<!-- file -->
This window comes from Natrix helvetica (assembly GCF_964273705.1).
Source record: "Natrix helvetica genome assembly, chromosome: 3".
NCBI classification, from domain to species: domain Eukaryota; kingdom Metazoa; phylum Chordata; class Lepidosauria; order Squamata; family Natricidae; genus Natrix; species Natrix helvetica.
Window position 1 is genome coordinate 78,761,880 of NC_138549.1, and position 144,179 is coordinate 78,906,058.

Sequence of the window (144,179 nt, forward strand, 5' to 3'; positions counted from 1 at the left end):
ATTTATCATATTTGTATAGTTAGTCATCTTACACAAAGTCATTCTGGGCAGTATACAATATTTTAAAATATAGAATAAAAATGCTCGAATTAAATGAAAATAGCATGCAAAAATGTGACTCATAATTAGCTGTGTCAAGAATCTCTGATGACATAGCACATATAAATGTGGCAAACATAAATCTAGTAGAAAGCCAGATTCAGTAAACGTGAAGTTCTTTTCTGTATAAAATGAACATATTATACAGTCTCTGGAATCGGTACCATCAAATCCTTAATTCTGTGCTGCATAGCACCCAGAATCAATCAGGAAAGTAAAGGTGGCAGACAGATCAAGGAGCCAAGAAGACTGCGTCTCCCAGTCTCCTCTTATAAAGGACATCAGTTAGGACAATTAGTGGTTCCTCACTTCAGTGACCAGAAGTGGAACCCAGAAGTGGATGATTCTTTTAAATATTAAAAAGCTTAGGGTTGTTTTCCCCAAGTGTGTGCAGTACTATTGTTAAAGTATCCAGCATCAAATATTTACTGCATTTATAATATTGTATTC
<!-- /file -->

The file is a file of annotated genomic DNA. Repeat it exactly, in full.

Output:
This window comes from Natrix helvetica (assembly GCF_964273705.1).
Source record: "Natrix helvetica genome assembly, chromosome: 3".
NCBI classification, from domain to species: domain Eukaryota; kingdom Metazoa; phylum Chordata; class Lepidosauria; order Squamata; family Natricidae; genus Natrix; species Natrix helvetica.
Window position 1 is genome coordinate 78,761,880 of NC_138549.1, and position 144,179 is coordinate 78,906,058.

Sequence of the window (144,179 nt, forward strand, 5' to 3'; positions counted from 1 at the left end):
ATTTATCATATTTGTATAGTTAGTCATCTTACACAAAGTCATTCTGGGCAGTATACAATATTTTAAAATATAGAATAAAAATGCTCGAATTAAATGAAAATAGCATGCAAAAATGTGACTCATAATTAGCTGTGTCAAGAATCTCTGATGACATAGCACATATAAATGTGGCAAACATAAATCTAGTAGAAAGCCAGATTCAGTAAACGTGAAGTTCTTTTCTGTATAAAATGAACATATTATACAGTCTCTGGAATCGGTACCATCAAATCCTTAATTCTGTGCTGCATAGCACCCAGAATCAATCAGGAAAGTAAAGGTGGCAGACAGATCAAGGAGCCAAGAAGACTGCGTCTCCCAGTCTCCTCTTATAAAGGACATCAGTTAGGACAATTAGTGGTTCCTCACTTCAGTGACCAGAAGTGGAACCCAGAAGTGGATGATTCTTTTAAATATTAAAAAGCTTAGGGTTGTTTTCCCCAAGTGTGTGCAGTACTATTGTTAAAGTATCCAGCATCAAATATTTACTGCATTTATAATATTGTATTC